Working Holiday Visa in Japan

With around 15,000 people obtaining a Work Holiday Visa for Japan, it is undoubtedly one of the most fascinating countries to stay for your work holiday. It is a place where you can experience both traditional culture, as well as modernization. You’ll be able to explore from the snowy mountains of Hokkaido, to the temples in Kyoto, to the beaches in Okinawa and the skyscrapers of Tokyo.

If you are a citizen of a country that has a Working Holiday Visa agreement with Japan, lucky you! You can see the full list here.

A working holiday visa for Japan is valid for at least 6 months and can extend up to 18 months. This depends on the working holiday visa and the country you are from. There are also age requirements for the working holiday visa. You must be between the ages 18-30 when applying for the working holiday visa in Japan

After receiving a working holiday visa, adventurers that arrive in Japan have concerns when coming to Japan. One of them being: How do I get a mobile plan in Japan for my working holiday? 

This is an obvious concern since a SIM card is essential for your stay during your working holiday in Japan. It will connect you to the internet and access a phone number. Finding your way around, setting up a bank account, finding a place to stay, discovering a good restaurant, finding a job, checking the weather and messaging friends all require you to have a SIM that allows you to be connected to the internet and/or a phone number. It is important to find a mobile plan that will suit your needs after receiving your working holiday visa.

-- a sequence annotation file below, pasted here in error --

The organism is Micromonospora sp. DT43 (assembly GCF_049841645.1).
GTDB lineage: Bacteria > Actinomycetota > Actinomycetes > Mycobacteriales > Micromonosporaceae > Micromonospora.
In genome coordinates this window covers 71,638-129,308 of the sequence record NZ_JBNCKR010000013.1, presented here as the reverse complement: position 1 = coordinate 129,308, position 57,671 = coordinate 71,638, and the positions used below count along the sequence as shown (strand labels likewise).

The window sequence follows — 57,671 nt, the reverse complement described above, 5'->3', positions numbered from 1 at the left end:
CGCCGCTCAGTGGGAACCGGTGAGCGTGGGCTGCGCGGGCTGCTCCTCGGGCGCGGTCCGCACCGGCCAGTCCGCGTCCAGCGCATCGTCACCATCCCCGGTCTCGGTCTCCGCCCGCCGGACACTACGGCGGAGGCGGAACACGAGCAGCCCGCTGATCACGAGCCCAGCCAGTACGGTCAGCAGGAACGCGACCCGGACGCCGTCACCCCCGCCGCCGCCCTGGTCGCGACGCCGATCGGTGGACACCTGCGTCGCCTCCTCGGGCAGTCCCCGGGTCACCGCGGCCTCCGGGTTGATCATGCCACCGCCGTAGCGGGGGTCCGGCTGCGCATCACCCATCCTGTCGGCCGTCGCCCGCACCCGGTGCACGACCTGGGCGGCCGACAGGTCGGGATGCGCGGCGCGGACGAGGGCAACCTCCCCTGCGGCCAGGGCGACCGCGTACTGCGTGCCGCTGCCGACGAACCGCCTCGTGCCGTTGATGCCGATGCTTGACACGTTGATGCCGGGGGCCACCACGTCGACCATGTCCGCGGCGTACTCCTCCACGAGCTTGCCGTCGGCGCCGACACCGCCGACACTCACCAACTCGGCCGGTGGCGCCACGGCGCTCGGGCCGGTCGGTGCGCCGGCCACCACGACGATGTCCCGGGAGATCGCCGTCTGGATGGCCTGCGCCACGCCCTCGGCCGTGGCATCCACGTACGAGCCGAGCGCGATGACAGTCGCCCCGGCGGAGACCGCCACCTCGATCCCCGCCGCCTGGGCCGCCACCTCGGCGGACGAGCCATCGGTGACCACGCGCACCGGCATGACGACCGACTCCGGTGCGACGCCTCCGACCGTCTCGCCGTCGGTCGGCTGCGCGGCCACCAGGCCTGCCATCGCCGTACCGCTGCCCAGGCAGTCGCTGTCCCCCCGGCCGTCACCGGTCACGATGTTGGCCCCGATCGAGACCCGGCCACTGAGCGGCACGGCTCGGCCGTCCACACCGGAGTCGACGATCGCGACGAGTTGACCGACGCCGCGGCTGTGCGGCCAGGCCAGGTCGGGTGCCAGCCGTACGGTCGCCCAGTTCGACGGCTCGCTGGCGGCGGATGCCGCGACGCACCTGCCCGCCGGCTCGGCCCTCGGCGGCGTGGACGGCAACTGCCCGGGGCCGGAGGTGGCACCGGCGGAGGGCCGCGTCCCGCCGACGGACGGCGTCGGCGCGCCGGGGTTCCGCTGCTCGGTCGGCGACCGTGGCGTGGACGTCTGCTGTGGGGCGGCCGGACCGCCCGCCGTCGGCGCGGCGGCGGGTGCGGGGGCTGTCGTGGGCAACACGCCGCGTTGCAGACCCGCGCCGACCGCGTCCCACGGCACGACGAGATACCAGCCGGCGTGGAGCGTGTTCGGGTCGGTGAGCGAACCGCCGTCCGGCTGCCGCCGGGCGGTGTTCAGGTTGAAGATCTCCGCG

The Traditional Network Providers

There are traditional network providers in Japan: NTT Docomo, Softbank Corp. and KDDI.

 

1. NTT Docomo is the predominant telecommunication provider in Japan. Its name Docomo is a compound word meaning “everywhere” in Japanese.

2. KDDI provides mobile services through its brand name “au by KDDI.” They are the oldest out of the three companies.

3. Softbank is a subsidiary of the Softbank Group. It is a multinational conglomerate holding company.

Although, it may seem like it would be the easiest and cheapest option to pick a mobile plan out of these three largest telecommunication providers for your working holiday stay in Japan, but it is very much NOT the case.

Problems

Contracts

Firstly, the big three Japanese mobile plan providers do not offer contracts that are no shorter than two years. Which is not fit for working holiday visas that only span up to 18 months at most. They also make it hard to get out of these mobile plan contracts. The contracts automatically renew these two year binding contracts after the contract ends. 

Language Barrier

Another struggle that people have is the process of signing up through these large network providing companies. This is due to the language barrier. Most of their employees do not speak or speak very little English, much less, other languages. Making it difficult for people to understand the complicated contracts and process of signing up for the mobile plan. 

Bank Account and Address